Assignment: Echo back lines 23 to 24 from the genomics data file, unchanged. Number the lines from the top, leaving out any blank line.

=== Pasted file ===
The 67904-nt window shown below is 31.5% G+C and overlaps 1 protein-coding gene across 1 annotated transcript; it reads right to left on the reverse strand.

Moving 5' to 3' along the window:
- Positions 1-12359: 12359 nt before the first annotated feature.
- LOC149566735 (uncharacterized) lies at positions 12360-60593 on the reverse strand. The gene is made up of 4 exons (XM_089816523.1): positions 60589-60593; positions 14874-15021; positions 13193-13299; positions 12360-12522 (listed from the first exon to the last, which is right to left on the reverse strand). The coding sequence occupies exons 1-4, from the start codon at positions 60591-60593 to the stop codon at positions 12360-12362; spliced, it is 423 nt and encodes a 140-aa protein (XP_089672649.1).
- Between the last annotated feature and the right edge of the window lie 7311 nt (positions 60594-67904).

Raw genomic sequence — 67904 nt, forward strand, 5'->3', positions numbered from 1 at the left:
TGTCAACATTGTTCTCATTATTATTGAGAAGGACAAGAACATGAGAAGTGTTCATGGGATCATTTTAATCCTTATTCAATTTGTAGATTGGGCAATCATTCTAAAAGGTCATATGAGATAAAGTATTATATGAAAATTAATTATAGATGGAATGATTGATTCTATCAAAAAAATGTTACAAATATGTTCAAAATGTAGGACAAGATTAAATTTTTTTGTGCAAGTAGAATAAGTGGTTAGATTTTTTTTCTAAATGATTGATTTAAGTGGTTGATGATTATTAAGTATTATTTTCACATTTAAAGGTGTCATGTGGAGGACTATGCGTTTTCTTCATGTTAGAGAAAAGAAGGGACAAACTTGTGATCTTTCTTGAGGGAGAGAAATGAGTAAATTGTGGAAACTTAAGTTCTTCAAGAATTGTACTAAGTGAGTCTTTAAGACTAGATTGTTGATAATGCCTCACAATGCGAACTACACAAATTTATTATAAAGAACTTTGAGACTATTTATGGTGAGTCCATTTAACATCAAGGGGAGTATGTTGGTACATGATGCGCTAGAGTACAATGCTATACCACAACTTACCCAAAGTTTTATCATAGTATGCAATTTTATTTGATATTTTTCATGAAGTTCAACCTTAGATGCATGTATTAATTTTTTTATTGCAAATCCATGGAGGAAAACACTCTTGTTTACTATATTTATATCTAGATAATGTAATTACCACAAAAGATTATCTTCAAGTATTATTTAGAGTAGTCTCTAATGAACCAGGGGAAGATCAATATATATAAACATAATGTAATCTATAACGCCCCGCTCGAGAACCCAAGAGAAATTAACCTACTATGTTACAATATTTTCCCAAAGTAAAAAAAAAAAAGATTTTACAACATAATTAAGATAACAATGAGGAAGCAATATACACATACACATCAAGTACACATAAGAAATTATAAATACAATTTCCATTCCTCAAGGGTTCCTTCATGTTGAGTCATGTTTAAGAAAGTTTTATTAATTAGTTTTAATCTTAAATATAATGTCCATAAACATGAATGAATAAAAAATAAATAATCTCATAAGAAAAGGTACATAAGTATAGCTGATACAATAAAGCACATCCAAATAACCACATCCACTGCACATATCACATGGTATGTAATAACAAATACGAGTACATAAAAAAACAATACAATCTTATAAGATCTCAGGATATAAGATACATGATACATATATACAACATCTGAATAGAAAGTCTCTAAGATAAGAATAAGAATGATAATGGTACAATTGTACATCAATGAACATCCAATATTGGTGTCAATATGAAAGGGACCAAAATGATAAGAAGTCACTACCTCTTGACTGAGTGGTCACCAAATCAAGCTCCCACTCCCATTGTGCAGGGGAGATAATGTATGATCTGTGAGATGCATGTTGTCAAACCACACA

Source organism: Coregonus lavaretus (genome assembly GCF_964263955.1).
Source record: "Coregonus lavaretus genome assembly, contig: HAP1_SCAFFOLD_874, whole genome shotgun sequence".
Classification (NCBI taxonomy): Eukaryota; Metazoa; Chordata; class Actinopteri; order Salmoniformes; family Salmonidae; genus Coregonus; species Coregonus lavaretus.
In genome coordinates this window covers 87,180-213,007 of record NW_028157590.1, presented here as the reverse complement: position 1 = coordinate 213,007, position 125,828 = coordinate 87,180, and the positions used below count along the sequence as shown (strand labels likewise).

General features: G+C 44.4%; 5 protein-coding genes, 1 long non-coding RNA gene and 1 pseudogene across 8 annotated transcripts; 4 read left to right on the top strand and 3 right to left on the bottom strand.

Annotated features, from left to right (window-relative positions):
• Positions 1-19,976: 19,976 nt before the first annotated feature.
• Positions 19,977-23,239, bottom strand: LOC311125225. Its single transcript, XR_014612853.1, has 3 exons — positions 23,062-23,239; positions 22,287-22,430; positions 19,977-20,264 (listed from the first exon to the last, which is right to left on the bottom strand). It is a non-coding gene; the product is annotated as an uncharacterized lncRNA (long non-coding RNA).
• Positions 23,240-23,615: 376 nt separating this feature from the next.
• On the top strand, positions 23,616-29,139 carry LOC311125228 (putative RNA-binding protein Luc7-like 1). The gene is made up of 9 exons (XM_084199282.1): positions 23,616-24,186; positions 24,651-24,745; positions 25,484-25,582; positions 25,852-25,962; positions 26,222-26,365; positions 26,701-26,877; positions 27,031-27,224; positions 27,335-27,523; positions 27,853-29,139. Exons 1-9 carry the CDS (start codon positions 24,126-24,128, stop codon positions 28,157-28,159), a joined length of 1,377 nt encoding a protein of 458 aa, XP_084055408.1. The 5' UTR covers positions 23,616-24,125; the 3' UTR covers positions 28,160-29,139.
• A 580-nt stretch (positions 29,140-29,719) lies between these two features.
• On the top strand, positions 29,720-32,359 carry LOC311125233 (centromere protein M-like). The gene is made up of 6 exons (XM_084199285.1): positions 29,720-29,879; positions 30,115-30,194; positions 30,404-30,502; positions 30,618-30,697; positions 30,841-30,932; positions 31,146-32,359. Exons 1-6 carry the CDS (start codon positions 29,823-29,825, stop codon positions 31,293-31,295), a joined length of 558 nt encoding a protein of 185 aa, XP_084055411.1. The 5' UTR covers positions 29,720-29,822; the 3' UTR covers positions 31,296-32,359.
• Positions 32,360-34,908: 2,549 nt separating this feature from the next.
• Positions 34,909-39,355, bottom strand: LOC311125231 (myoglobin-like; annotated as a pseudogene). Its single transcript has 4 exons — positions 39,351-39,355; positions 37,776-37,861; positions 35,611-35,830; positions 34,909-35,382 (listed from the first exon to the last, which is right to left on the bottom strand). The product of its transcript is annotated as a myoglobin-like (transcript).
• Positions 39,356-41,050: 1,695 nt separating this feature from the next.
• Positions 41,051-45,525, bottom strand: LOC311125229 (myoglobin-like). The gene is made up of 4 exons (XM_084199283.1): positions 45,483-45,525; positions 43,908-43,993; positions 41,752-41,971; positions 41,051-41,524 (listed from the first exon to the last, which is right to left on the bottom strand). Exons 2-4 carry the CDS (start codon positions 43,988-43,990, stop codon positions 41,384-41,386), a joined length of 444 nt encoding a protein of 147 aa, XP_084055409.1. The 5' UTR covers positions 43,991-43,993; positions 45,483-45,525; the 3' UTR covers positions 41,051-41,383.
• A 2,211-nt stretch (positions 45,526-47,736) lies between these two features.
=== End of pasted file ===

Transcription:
• Positions 41,051-45,525, bottom strand: LOC311125229 (myoglobin-like). The gene is made up of 4 exons (XM_084199283.1): positions 45,483-45,525; positions 43,908-43,993; positions 41,752-41,971; positions 41,051-41,524 (listed from the first exon to the last, which is right to left on the bottom strand). Exons 2-4 carry the CDS (start codon positions 43,988-43,990, stop codon positions 41,384-41,386), a joined length of 444 nt encoding a protein of 147 aa, XP_084055409.1. The 5' UTR covers positions 43,991-43,993; positions 45,483-45,525; the 3' UTR covers positions 41,051-41,383.
• A 2,211-nt stretch (positions 45,526-47,736) lies between these two features.